It's through these stories that we make sense of ourselves in relation to concepts of good and evil. It's here that we generate empathy or anger as we understand what makes criminals tick.
My crime fiction career started in a hot, biscuit-coloured room at a small-town police station in Eastern Cape. The lights burned too bright as I handed over the scroll of my underwear over the table to be bagged as evidence and gave a police officer my statement.
Outside, my dad, usually a tall, forboding figure, had fainted on the car park gravel, felled by stress. As the forces that are set into motion after a rape moved around me, from the district surgeon to the nurses who conducted the rape kit, to the detective who quizzed me on the physical characteristics of the attackers going pale when one of the descriptions matched his own son, I floated above my body unable to cope with the intensity of the scene, with the trouble I was causing.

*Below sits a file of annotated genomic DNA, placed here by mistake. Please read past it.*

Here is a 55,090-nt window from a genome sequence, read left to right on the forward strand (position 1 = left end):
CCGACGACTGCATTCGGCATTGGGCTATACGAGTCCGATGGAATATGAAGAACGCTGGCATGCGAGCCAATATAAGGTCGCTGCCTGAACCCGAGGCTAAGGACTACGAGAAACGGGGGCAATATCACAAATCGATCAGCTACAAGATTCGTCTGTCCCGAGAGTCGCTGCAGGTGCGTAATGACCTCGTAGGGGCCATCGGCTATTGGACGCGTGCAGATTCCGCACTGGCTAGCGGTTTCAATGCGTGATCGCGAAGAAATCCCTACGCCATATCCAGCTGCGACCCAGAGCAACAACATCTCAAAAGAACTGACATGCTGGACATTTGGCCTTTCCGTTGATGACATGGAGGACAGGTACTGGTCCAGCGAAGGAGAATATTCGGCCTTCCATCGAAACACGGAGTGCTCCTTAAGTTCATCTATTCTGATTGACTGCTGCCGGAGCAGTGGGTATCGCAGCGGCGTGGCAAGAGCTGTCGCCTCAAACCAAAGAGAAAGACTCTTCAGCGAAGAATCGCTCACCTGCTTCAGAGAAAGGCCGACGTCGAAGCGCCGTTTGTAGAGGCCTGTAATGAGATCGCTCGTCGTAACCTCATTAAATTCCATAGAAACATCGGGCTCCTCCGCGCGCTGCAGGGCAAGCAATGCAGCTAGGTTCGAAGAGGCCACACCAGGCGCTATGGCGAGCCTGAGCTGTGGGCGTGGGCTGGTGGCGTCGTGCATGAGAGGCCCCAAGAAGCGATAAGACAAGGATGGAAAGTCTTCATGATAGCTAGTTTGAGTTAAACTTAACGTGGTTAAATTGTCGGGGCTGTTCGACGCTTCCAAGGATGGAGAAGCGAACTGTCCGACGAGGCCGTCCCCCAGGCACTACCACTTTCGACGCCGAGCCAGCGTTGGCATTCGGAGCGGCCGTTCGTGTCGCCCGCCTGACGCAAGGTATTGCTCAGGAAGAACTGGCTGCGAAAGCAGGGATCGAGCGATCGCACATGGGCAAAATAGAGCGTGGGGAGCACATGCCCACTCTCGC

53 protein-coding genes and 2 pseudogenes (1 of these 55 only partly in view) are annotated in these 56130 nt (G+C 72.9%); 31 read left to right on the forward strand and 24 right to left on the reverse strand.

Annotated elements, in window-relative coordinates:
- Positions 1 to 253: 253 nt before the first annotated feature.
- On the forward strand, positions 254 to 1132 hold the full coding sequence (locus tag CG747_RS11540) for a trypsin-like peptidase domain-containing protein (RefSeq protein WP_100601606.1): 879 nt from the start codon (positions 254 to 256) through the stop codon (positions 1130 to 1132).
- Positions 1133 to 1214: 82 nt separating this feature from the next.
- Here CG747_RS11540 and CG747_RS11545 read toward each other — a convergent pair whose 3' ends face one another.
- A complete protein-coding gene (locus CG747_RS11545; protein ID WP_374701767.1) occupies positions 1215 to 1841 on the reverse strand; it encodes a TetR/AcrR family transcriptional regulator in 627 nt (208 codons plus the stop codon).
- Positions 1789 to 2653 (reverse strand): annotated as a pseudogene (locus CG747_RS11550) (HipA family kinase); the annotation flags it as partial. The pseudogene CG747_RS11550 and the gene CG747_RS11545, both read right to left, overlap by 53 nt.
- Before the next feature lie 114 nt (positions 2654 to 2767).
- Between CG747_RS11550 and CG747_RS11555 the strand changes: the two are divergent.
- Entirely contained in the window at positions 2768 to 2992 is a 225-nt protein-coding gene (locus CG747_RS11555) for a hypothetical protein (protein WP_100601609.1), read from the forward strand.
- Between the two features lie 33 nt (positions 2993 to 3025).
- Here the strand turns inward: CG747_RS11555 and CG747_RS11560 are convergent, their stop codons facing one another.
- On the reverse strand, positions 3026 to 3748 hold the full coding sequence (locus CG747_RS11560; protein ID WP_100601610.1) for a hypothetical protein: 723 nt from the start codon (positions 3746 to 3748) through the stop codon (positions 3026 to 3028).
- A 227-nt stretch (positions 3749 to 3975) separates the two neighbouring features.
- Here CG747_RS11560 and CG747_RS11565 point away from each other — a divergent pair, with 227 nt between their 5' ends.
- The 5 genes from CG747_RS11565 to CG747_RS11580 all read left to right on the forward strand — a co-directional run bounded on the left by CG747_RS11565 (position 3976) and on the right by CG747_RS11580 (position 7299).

I began to passively observe, taking mental notes, already editing and refashioning the story in my mind into something where I didn't feel so ashamed or helpless.
As South Africans, the existence...